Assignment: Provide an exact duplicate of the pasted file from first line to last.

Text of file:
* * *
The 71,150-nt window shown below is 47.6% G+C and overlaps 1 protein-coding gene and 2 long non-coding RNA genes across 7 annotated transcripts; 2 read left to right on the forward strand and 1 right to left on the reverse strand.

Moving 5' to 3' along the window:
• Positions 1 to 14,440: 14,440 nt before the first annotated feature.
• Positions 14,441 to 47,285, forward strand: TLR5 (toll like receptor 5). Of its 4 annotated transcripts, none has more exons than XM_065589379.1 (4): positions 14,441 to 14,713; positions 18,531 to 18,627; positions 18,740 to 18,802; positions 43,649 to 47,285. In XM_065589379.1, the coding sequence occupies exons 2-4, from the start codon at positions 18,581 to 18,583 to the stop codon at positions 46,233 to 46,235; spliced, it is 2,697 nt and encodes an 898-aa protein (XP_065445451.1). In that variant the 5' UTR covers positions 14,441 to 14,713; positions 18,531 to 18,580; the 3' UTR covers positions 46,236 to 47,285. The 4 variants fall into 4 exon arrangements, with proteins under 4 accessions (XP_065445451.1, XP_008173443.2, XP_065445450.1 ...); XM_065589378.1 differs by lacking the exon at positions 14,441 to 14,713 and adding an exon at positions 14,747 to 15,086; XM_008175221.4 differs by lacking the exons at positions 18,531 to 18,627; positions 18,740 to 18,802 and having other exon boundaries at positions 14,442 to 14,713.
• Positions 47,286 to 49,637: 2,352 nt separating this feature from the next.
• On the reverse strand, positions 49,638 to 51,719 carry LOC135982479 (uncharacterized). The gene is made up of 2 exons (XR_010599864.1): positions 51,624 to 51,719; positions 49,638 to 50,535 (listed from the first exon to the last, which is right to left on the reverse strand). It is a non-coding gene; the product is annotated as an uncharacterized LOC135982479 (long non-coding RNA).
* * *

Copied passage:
The 71,150-nt window shown below is 47.6% G+C and overlaps 1 protein-coding gene and 2 long non-coding RNA genes across 7 annotated transcripts; 2 read left to right on the forward strand and 1 right to left on the reverse strand.

Moving 5' to 3' along the window:
• Positions 1 to 14,440: 14,440 nt before the first annotated feature.
• Positions 14,441 to 47,285, forward strand: TLR5 (toll like receptor 5). Of its 4 annotated transcripts, none has more exons than XM_065589379.1 (4): positions 14,441 to 14,713; positions 18,531 to 18,627; positions 18,740 to 18,802; positions 43,649 to 47,285. In XM_065589379.1, the coding sequence occupies exons 2-4, from the start codon at positions 18,581 to 18,583 to the stop codon at positions 46,233 to 46,235; spliced, it is 2,697 nt and encodes an 898-aa protein (XP_065445451.1). In that variant the 5' UTR covers positions 14,441 to 14,713; positions 18,531 to 18,580; the 3' UTR covers positions 46,236 to 47,285. The 4 variants fall into 4 exon arrangements, with proteins under 4 accessions (XP_065445451.1, XP_008173443.2, XP_065445450.1 ...); XM_065589378.1 differs by lacking the exon at positions 14,441 to 14,713 and adding an exon at positions 14,747 to 15,086; XM_008175221.4 differs by lacking the exons at positions 18,531 to 18,627; positions 18,740 to 18,802 and having other exon boundaries at positions 14,442 to 14,713.
• Positions 47,286 to 49,637: 2,352 nt separating this feature from the next.
• On the reverse strand, positions 49,638 to 51,719 carry LOC135982479 (uncharacterized). The gene is made up of 2 exons (XR_010599864.1): positions 51,624 to 51,719; positions 49,638 to 50,535 (listed from the first exon to the last, which is right to left on the reverse strand). It is a non-coding gene; the product is annotated as an uncharacterized LOC135982479 (long non-coding RNA).